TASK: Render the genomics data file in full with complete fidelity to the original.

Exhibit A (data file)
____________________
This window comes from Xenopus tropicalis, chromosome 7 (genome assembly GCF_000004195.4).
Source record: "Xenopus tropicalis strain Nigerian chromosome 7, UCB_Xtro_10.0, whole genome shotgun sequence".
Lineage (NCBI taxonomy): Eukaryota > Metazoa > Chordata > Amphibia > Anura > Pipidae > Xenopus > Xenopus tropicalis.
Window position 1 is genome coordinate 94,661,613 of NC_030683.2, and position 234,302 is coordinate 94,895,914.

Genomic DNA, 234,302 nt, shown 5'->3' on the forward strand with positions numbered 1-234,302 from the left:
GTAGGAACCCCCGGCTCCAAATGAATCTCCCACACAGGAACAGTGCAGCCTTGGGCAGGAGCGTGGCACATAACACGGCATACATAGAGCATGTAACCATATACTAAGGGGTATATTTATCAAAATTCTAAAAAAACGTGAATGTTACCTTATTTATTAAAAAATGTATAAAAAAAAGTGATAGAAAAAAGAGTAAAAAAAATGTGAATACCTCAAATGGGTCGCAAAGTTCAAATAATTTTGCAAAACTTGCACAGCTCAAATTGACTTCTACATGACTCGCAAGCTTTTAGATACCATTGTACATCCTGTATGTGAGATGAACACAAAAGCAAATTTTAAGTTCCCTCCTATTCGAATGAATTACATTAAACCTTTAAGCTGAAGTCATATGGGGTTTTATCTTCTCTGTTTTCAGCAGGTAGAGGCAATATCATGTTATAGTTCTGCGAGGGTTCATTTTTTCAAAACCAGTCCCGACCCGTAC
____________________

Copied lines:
This window comes from Xenopus tropicalis, chromosome 7 (genome assembly GCF_000004195.4).
Source record: "Xenopus tropicalis strain Nigerian chromosome 7, UCB_Xtro_10.0, whole genome shotgun sequence".
Lineage (NCBI taxonomy): Eukaryota > Metazoa > Chordata > Amphibia > Anura > Pipidae > Xenopus > Xenopus tropicalis.
Window position 1 is genome coordinate 94,661,613 of NC_030683.2, and position 234,302 is coordinate 94,895,914.

Genomic DNA, 234,302 nt, shown 5'->3' on the forward strand with positions numbered 1-234,302 from the left:
GTAGGAACCCCCGGCTCCAAATGAATCTCCCACACAGGAACAGTGCAGCCTTGGGCAGGAGCGTGGCACATAACACGGCATACATAGAGCATGTAACCATATACTAAGGGGTATATTTATCAAAATTCTAAAAAAACGTGAATGTTACCTTATTTATTAAAAAATGTATAAAAAAAAGTGATAGAAAAAAGAGTAAAAAAAATGTGAATACCTCAAATGGGTCGCAAAGTTCAAATAATTTTGCAAAACTTGCACAGCTCAAATTGACTTCTACATGACTCGCAAGCTTTTAGATACCATTGTACATCCTGTATGTGAGATGAACACAAAAGCAAATTTTAAGTTCCCTCCTATTCGAATGAATTACATTAAACCTTTAAGCTGAAGTCATATGGGGTTTTATCTTCTCTGTTTTCAGCAGGTAGAGGCAATATCATGTTATAGTTCTGCGAGGGTTCATTTTTTCAAAACCAGTCCCGACCCGTAC